A presto, Dante Alighieri!

In which I peer into the passato remoto (like, molto molto remoto)

Dante, the poet of Italy, so famous the last name is basically superfluous, died seven hundred years ago today. Seven HUNDRED years. WHAT.

He had contracted malaria while staying in Ravenna at the request of its prince, Guido II da Polenta. Scholars estimate his age to have been about 56. The city gave him a funeral, which was attended by many friends and admirers as well as his own three children, followed by a proper burial at a church known then as San Pier Maggiore, now as San Francesco. A monument was built at the tomb in 1780 and stands to this day.

His relationship to government was notoriously fraught, but he was evidently already making a comeback by the time of his death. Il resto, as they say, è la storia.

I have, somewhat surprisingly, read only portions of his big hit, la Divina Commedia. Namely L’Inferno—in full in English, in part in Italian. And I read the English when I was eleven. (My teacher was a little concerned about me.) Maybe it’s disenchantment with Catholicism, maybe it’s a dearth of time and a wealth of other texts higher on my list of priorities. Maybe I will still get around to it. If somebody can receive his due seven hundred years after the fact, it’s clearly never too late for any of us. In any event, I owe a debt to him, as all writers in all native tongues do.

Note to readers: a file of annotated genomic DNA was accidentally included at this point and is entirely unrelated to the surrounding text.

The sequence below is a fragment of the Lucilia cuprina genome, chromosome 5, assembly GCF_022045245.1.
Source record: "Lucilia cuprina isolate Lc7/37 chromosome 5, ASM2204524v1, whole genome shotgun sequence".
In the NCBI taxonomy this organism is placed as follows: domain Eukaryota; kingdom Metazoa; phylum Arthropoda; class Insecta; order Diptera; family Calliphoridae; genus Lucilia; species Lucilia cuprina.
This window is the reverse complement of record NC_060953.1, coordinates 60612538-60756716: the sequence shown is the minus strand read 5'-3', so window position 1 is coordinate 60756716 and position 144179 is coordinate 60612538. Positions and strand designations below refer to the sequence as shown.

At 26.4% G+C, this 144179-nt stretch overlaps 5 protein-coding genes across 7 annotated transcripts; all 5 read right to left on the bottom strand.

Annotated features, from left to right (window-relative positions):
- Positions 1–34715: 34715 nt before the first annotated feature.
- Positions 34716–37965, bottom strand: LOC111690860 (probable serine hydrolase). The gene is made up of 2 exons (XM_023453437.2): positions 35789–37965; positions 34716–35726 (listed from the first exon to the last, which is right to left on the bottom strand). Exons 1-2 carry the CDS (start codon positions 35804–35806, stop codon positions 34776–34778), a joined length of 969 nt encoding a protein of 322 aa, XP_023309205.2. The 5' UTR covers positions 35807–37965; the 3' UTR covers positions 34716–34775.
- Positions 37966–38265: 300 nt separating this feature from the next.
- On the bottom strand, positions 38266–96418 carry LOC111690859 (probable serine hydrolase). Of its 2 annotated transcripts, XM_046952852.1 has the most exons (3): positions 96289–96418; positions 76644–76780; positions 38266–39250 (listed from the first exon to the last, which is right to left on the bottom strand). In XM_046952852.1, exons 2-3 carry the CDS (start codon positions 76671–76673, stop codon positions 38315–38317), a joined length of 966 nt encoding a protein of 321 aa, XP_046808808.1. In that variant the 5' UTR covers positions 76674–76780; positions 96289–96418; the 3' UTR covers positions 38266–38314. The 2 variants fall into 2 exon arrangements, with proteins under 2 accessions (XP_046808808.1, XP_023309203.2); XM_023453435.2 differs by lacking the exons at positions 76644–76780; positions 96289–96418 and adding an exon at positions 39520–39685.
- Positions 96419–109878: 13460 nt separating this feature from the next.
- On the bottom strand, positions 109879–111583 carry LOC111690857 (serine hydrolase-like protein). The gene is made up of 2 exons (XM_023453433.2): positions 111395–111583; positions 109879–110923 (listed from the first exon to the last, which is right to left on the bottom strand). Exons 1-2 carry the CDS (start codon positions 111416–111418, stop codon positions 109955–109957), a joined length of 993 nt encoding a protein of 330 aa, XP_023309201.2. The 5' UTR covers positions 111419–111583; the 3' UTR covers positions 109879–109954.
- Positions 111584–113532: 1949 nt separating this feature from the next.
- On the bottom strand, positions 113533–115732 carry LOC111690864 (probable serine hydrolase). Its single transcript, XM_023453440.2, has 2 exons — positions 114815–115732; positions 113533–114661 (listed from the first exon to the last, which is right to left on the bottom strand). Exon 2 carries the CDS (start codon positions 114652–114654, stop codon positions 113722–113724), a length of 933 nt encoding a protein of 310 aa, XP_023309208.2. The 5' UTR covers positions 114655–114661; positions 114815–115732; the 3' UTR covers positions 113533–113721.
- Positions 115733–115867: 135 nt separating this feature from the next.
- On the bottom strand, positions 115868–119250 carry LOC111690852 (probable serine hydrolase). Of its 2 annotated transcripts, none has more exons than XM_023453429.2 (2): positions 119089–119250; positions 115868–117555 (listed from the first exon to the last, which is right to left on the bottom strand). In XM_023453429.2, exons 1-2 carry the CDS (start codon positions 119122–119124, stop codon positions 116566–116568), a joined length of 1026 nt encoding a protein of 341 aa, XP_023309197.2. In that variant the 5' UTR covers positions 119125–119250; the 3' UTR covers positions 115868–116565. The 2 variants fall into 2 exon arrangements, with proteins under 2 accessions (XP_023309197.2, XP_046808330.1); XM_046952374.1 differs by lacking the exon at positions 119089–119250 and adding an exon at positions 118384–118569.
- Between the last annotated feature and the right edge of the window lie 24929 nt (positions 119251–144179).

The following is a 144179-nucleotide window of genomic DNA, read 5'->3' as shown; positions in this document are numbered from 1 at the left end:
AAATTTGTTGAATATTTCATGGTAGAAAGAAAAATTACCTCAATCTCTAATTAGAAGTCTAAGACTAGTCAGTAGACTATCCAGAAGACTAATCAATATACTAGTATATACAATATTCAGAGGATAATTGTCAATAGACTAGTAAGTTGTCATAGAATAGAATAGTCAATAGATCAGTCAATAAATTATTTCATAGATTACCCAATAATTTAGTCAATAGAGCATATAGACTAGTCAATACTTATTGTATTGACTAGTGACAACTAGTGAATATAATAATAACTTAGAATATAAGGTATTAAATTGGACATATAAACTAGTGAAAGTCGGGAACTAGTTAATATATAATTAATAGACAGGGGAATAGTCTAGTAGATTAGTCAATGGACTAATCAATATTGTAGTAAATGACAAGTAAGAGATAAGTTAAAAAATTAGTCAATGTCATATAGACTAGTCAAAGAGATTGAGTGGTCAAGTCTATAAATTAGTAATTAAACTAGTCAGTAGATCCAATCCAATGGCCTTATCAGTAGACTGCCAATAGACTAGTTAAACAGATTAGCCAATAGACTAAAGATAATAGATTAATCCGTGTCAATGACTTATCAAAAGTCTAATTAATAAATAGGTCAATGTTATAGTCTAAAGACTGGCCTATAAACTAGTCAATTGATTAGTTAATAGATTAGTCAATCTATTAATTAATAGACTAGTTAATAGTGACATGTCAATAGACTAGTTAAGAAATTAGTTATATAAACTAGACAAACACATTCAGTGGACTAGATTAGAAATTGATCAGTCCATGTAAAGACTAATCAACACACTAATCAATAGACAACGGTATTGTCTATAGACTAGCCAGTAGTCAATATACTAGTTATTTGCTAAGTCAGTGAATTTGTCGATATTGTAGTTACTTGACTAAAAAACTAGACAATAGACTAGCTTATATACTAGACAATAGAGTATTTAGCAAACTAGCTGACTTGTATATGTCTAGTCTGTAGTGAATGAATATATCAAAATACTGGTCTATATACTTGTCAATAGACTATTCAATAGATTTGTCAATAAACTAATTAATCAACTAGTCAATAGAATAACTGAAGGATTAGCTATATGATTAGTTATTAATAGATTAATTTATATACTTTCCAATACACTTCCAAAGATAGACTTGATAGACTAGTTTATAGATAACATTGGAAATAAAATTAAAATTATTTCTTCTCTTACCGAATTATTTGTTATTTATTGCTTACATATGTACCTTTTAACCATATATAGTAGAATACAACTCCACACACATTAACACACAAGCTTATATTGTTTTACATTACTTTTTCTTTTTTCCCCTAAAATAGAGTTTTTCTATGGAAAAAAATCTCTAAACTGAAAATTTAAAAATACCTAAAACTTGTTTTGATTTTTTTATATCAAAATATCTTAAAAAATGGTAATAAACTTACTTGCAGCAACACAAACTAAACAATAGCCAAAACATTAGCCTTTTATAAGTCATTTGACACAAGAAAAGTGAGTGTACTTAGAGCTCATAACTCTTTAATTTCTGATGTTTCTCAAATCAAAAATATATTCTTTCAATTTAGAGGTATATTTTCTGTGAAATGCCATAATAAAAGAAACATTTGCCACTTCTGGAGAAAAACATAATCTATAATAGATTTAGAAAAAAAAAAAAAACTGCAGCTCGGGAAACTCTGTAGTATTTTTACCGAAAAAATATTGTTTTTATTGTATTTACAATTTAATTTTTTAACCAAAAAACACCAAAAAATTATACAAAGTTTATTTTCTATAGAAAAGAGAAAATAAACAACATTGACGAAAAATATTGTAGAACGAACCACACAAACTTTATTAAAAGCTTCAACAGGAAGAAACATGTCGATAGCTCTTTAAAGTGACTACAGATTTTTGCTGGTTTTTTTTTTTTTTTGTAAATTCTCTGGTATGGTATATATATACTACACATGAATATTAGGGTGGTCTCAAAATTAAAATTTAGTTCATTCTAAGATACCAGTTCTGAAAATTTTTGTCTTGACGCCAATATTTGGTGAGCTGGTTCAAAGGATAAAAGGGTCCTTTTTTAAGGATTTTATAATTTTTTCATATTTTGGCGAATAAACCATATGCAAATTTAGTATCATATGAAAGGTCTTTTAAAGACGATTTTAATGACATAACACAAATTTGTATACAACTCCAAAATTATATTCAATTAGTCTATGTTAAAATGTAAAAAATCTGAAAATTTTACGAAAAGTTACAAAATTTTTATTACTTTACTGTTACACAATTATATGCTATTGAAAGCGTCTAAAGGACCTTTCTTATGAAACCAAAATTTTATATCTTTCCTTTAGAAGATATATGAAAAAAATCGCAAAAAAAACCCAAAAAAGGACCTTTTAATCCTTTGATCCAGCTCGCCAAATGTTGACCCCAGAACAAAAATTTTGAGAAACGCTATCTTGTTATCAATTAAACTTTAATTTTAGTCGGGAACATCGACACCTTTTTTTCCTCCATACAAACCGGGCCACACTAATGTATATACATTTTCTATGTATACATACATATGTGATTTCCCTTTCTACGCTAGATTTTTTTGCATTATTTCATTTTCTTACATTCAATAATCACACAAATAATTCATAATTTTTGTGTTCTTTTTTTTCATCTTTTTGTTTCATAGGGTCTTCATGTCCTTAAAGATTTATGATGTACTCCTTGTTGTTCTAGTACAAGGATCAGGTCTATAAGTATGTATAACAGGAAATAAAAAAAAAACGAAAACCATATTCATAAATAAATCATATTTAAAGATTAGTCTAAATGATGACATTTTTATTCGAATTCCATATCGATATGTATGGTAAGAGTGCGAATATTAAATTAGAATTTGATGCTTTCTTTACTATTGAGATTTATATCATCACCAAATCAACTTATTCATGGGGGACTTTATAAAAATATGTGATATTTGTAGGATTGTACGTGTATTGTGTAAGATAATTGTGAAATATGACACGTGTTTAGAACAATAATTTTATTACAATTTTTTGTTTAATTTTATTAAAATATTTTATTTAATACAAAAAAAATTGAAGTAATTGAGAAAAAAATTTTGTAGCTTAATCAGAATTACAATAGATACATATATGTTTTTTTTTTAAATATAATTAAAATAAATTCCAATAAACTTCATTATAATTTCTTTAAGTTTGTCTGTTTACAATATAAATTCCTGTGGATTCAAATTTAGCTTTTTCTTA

I will say this: if we do end up in the same circle of whatever afterlife there is, I expect him to tell me one hell of a story.

Image: the tomb at Ravenna, taken by somebody who is not me

Published by Cecilia Gigliotti

Cecilia Gigliotti (she/her) (IG: @c_m_giglio) is a freelance artist based in Berlin with a beloved ukulele named Uke Skywalker. She co-hosts and produces the music commentary podcast POD SOUNDS (IG: @pod_sounds_podcast). Her free time goes toward dancing, reading books new and old, drawing cartoons, taking city walks, trying to finish her Netflix queue, and devoting too much thought to the foibles of her heroes.

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